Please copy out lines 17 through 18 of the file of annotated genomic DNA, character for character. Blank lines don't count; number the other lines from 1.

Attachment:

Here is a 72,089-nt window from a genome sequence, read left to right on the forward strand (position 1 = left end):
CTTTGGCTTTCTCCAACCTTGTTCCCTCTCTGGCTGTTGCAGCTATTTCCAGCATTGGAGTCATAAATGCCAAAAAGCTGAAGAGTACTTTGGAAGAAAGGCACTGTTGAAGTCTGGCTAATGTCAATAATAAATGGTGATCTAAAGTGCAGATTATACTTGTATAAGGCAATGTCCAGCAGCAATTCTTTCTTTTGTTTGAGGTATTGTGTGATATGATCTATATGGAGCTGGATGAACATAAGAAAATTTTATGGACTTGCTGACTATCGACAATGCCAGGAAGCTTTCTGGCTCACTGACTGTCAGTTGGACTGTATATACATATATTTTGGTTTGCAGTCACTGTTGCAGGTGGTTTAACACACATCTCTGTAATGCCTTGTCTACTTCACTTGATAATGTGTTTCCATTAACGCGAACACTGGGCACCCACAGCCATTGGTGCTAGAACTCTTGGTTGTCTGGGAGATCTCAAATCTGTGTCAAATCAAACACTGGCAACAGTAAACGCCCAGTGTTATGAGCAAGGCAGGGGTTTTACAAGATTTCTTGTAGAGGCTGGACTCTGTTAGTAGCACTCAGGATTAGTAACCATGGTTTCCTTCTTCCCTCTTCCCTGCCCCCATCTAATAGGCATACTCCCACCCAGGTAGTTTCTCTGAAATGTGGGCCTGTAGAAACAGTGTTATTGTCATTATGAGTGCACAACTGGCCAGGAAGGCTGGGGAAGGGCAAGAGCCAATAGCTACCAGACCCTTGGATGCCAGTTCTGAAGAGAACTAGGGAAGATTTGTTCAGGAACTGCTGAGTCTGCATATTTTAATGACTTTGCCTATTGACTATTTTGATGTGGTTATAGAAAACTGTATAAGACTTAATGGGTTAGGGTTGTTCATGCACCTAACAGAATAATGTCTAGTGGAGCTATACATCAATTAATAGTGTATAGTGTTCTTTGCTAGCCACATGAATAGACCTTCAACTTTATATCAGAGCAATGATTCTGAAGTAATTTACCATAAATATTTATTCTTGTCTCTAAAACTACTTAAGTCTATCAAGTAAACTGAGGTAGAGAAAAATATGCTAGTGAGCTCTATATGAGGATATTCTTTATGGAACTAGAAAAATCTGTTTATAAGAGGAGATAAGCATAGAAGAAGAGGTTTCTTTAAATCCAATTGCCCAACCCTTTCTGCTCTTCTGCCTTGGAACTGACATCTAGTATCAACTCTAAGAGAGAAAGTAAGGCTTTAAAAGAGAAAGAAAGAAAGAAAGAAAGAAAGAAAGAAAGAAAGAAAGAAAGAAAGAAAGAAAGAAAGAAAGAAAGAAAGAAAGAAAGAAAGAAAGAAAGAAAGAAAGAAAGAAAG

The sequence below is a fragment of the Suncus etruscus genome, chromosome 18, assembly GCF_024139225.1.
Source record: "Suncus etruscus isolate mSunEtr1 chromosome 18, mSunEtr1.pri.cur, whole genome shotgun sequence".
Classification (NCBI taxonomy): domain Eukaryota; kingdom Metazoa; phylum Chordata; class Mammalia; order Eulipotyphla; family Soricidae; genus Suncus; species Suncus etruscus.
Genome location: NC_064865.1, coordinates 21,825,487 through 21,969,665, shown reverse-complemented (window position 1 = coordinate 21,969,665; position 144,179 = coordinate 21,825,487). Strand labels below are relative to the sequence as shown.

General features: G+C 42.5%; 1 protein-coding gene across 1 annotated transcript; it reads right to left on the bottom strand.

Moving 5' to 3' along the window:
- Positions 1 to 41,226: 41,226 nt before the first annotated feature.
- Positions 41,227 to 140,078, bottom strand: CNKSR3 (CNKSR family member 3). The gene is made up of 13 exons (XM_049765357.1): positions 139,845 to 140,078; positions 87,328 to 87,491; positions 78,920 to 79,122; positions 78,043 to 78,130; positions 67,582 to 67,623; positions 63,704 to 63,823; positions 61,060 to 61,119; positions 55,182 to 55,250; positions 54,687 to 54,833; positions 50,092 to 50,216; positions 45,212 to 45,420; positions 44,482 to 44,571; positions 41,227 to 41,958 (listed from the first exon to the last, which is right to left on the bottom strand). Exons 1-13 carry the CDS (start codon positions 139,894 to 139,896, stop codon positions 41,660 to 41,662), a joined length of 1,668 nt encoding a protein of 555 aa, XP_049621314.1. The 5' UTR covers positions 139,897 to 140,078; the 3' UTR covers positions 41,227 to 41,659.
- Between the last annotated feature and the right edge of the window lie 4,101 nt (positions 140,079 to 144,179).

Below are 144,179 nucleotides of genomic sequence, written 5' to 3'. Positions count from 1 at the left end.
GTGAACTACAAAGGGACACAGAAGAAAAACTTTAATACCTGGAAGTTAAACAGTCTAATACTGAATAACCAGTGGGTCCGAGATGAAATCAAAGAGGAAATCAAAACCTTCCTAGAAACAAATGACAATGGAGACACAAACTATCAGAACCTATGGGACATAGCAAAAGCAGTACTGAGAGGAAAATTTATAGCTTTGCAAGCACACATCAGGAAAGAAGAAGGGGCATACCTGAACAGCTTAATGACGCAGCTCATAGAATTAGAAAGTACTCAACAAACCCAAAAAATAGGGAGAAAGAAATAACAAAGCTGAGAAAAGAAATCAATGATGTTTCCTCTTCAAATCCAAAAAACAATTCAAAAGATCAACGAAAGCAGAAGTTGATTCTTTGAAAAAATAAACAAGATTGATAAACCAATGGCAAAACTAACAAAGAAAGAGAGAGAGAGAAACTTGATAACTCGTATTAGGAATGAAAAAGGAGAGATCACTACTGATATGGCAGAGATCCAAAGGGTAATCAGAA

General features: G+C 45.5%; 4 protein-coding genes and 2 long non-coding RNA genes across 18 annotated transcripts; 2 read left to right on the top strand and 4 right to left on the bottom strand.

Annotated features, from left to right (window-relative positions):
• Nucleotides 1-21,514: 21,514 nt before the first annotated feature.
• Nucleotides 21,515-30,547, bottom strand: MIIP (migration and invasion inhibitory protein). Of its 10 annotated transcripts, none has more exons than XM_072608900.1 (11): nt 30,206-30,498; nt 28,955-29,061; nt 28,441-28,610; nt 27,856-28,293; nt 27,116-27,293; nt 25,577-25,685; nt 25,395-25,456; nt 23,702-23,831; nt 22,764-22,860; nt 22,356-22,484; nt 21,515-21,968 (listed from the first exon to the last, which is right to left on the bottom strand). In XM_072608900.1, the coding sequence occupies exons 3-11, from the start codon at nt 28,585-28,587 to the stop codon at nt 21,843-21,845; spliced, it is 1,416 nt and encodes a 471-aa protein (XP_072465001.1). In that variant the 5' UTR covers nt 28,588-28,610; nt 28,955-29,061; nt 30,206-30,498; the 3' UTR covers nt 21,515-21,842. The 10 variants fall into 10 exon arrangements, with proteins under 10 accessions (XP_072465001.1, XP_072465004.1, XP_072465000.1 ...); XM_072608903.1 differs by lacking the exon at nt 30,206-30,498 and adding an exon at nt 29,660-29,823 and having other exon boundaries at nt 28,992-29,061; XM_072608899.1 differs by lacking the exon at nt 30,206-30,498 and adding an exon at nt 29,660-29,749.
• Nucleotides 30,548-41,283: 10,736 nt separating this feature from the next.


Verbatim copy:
• Nucleotides 21,515-30,547, bottom strand: MIIP (migration and invasion inhibitory protein). Of its 10 annotated transcripts, none has more exons than XM_072608900.1 (11): nt 30,206-30,498; nt 28,955-29,061; nt 28,441-28,610; nt 27,856-28,293; nt 27,116-27,293; nt 25,577-25,685; nt 25,395-25,456; nt 23,702-23,831; nt 22,764-22,860; nt 22,356-22,484; nt 21,515-21,968 (listed from the first exon to the last, which is right to left on the bottom strand). In XM_072608900.1, the coding sequence occupies exons 3-11, from the start codon at nt 28,585-28,587 to the stop codon at nt 21,843-21,845; spliced, it is 1,416 nt and encodes a 471-aa protein (XP_072465001.1). In that variant the 5' UTR covers nt 28,588-28,610; nt 28,955-29,061; nt 30,206-30,498; the 3' UTR covers nt 21,515-21,842. The 10 variants fall into 10 exon arrangements, with proteins under 10 accessions (XP_072465001.1, XP_072465004.1, XP_072465000.1 ...); XM_072608903.1 differs by lacking the exon at nt 30,206-30,498 and adding an exon at nt 29,660-29,823 and having other exon boundaries at nt 28,992-29,061; XM_072608899.1 differs by lacking the exon at nt 30,206-30,498 and adding an exon at nt 29,660-29,749.
• Nucleotides 30,548-41,283: 10,736 nt separating this feature from the next.